Lately, Texas Republicans have tried to pivot their anti-reproductive choice rhetoric to adoption and child welfare.
“Texas has led the way to protect innocent life in the womb, and we will continue to do so moving forward in the Texas Senate,” said Lt. Governor Dan Patrick in a recent statement.
Republican Texas House Speaker Dade Phelan sounded similarly upbeat, saying in a statement that Texas would “rise to the occasion and redouble our commitment to maternal health care in our state.”
The implication is that Republicans would have loved to fix the many broken aspects of the foster and adoption system in the state, as well as the many ways in which Texas falls behind in caring for poor children, but that the fight against abortion was so all-consuming that there simply wasn’t time. Despite the appearance of benevolence, actions in the state government show that Republicans have little desire to stop finding ways to make reproductive choice a complete witch hunt.
Though the six-week ban on abortion in Texas is widely seen as the most restrictive in the country, at least until Roe v. Wade falls, it could have been much worse. During the Republican primaries, big-money conservative groups like Defend Texas Liberty PAC launched a mail blitz to take down some Republicans. Their primary sin? Backing away from supporting a bill in the legislature that would make getting an abortion a felony. The bill, introduced by State Rep. Tony Tinderholt (R-Arlington), would have made getting an abortion a capital crime worth of the death penalty.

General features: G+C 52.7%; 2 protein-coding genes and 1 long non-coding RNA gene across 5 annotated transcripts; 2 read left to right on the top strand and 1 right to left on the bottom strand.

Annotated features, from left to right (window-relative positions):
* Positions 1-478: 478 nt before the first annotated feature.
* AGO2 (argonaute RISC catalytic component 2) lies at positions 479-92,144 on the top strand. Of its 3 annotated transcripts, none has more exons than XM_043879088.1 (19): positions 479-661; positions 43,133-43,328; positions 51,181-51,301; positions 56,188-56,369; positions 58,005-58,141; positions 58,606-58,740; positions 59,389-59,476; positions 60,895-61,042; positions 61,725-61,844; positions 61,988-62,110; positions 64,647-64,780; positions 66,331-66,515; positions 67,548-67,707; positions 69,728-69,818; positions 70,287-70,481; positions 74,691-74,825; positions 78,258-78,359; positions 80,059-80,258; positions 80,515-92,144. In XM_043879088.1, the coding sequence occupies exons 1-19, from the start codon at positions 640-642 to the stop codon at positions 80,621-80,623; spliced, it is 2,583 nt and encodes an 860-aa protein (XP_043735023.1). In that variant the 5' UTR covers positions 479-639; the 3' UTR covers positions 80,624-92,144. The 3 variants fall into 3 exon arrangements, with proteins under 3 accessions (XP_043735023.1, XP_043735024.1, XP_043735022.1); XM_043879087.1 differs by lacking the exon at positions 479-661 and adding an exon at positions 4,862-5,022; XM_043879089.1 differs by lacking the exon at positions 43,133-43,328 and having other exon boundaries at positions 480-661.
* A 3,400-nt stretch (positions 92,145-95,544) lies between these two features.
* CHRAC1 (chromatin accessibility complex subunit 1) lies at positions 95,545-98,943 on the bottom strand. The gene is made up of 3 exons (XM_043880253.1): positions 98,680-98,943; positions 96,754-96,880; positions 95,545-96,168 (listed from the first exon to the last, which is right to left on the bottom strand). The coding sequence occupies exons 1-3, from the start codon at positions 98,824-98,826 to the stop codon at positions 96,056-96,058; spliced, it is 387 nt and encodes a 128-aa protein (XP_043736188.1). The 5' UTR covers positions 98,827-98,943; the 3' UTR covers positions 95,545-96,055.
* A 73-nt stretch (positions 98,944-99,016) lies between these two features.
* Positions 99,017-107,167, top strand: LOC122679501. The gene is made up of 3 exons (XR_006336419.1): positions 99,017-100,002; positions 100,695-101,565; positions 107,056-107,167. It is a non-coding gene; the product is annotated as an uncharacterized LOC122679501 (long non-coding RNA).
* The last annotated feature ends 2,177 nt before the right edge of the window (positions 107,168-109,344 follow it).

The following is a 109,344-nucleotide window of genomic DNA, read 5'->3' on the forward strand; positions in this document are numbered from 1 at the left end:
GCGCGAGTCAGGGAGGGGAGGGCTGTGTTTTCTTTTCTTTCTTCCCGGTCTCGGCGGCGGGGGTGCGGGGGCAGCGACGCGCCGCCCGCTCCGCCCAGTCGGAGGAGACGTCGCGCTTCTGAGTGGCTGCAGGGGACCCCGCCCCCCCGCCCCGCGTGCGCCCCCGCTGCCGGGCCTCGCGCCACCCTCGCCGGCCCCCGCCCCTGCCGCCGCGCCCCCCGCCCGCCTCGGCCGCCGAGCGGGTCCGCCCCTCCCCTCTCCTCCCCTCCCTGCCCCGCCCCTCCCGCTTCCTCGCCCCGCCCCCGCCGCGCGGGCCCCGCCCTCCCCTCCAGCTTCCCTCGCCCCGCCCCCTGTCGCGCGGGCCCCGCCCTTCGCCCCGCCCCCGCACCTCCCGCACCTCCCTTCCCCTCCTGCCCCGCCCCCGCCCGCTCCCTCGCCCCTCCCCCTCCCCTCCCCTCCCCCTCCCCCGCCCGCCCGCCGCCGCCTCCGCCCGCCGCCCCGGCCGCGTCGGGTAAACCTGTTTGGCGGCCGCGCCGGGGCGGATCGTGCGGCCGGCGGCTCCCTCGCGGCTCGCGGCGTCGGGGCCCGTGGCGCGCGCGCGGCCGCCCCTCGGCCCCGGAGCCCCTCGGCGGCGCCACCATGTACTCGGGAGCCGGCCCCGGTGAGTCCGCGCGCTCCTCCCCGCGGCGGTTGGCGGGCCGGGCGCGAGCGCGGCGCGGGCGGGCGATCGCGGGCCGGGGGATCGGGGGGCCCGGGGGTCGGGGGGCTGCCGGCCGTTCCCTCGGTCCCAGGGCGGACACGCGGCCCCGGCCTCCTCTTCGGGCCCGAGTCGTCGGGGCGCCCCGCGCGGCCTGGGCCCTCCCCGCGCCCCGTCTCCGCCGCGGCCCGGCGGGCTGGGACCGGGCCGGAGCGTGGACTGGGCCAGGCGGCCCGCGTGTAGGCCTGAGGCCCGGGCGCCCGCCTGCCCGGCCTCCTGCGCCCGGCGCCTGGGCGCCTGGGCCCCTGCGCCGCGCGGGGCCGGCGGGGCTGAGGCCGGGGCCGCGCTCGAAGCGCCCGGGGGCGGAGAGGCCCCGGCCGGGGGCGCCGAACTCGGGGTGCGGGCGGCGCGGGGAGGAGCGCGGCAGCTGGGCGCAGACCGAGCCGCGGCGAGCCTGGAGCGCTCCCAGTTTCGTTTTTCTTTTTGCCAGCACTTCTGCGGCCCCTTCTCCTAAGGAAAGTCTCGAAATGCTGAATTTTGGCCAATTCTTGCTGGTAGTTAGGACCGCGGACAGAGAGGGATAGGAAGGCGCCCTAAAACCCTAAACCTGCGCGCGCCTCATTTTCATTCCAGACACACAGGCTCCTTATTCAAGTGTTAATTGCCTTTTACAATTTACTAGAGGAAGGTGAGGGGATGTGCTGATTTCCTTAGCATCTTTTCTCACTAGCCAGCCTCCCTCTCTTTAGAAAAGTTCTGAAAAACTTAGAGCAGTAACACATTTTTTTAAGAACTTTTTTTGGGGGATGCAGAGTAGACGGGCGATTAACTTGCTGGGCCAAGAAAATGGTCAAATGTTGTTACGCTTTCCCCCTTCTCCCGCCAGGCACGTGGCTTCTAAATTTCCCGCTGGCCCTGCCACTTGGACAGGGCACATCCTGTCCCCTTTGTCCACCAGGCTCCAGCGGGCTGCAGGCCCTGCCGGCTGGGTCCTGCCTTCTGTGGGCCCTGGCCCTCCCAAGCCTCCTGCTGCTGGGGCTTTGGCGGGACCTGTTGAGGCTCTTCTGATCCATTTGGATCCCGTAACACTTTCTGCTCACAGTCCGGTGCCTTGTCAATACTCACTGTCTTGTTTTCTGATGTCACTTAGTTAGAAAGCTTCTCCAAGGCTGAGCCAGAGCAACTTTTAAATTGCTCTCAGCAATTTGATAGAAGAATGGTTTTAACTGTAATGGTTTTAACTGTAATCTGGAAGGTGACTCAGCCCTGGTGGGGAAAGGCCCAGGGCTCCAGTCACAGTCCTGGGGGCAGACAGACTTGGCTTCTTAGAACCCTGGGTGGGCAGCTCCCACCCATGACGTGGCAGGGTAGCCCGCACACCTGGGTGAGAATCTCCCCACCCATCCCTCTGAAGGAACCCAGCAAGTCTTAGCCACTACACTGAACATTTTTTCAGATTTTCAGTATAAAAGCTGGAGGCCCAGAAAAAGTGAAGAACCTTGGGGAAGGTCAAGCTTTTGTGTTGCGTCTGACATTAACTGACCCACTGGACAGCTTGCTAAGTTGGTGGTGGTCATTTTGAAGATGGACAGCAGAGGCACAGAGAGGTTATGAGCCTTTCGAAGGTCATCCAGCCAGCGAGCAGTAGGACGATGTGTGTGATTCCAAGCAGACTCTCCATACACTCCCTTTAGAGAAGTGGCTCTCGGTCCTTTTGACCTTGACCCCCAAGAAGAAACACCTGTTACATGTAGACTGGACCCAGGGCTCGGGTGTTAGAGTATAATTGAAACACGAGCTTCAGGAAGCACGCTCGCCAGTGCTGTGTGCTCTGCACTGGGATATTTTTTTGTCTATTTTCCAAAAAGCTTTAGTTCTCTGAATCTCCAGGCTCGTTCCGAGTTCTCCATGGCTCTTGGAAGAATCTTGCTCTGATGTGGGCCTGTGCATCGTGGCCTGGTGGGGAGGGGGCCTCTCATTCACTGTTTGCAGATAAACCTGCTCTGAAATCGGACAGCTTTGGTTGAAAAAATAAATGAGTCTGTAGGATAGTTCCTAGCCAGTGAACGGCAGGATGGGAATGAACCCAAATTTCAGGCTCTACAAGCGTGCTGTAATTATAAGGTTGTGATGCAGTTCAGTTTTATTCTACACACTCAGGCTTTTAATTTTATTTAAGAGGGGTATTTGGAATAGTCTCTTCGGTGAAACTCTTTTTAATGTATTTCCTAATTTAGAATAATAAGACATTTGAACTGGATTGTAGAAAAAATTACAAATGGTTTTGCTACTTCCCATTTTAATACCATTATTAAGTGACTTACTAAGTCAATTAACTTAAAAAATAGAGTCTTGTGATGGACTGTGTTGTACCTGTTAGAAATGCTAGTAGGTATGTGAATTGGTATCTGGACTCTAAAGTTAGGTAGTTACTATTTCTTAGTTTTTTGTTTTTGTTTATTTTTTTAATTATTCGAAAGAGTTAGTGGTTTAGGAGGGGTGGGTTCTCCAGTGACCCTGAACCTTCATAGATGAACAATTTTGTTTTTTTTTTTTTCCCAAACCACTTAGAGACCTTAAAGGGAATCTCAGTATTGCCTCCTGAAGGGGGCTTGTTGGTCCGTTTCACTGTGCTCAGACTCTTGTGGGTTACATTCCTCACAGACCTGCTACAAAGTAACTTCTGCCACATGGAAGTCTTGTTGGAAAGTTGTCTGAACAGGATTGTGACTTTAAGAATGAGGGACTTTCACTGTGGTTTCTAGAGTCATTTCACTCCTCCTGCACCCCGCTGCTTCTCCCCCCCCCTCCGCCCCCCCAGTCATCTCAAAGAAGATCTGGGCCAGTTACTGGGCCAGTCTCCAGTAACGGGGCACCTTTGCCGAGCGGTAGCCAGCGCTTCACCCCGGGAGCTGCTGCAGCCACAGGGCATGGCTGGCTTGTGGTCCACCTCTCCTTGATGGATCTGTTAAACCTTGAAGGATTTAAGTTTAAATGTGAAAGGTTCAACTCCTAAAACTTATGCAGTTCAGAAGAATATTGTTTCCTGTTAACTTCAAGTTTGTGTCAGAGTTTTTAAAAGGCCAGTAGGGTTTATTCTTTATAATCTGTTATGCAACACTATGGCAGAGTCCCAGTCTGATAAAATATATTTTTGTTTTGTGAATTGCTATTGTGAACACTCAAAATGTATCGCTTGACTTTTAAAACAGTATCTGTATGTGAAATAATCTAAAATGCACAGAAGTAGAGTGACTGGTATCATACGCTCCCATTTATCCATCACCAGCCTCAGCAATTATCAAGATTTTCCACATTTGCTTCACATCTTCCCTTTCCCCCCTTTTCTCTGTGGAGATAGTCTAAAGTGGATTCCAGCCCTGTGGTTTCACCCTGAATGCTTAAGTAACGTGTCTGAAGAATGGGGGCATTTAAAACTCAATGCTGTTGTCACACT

The fact is all abortions might be criminalized immediately if Roe does completely fall. A statute enacted prior to the original Supreme Court decision is already on the books and is one of the trigger laws that would become reality if Roe is overturned. Neither the governor, nor any other major Republican in the Texas government has made any indication that they will seek to stop or amend the statute in a special session.
State Rep. Briscoe Cain (R-Baytown) has already stated in some fundraising emails that he plans to introduce a bill that will allow district attorneys in Texas to prosecute abortions procured in other states if those states’ district attorneys refuse to do so. The current law already allows Texas residents to sue those who either get or help procure an abortion after the six-week ban, even if it involves going to another state.
The full political layout in the wake of the leaked Supreme Court opinion showing that Roe will fully fall is still being decided. The Texas legislature will not meet again regularly until next year, meaning that unless the governor calls a special session to address the confusing mix of trigger laws, chaos will reign. There have already been attempts by local police to detain and charge people who get abortions with crimes, even though that is not the law yet.
Our ruling: Texas Republicans continue to push the boundaries of criminal consequences for abortions, and have made no special effort to turn their attention from the practice to improving the health and safety of Texas children.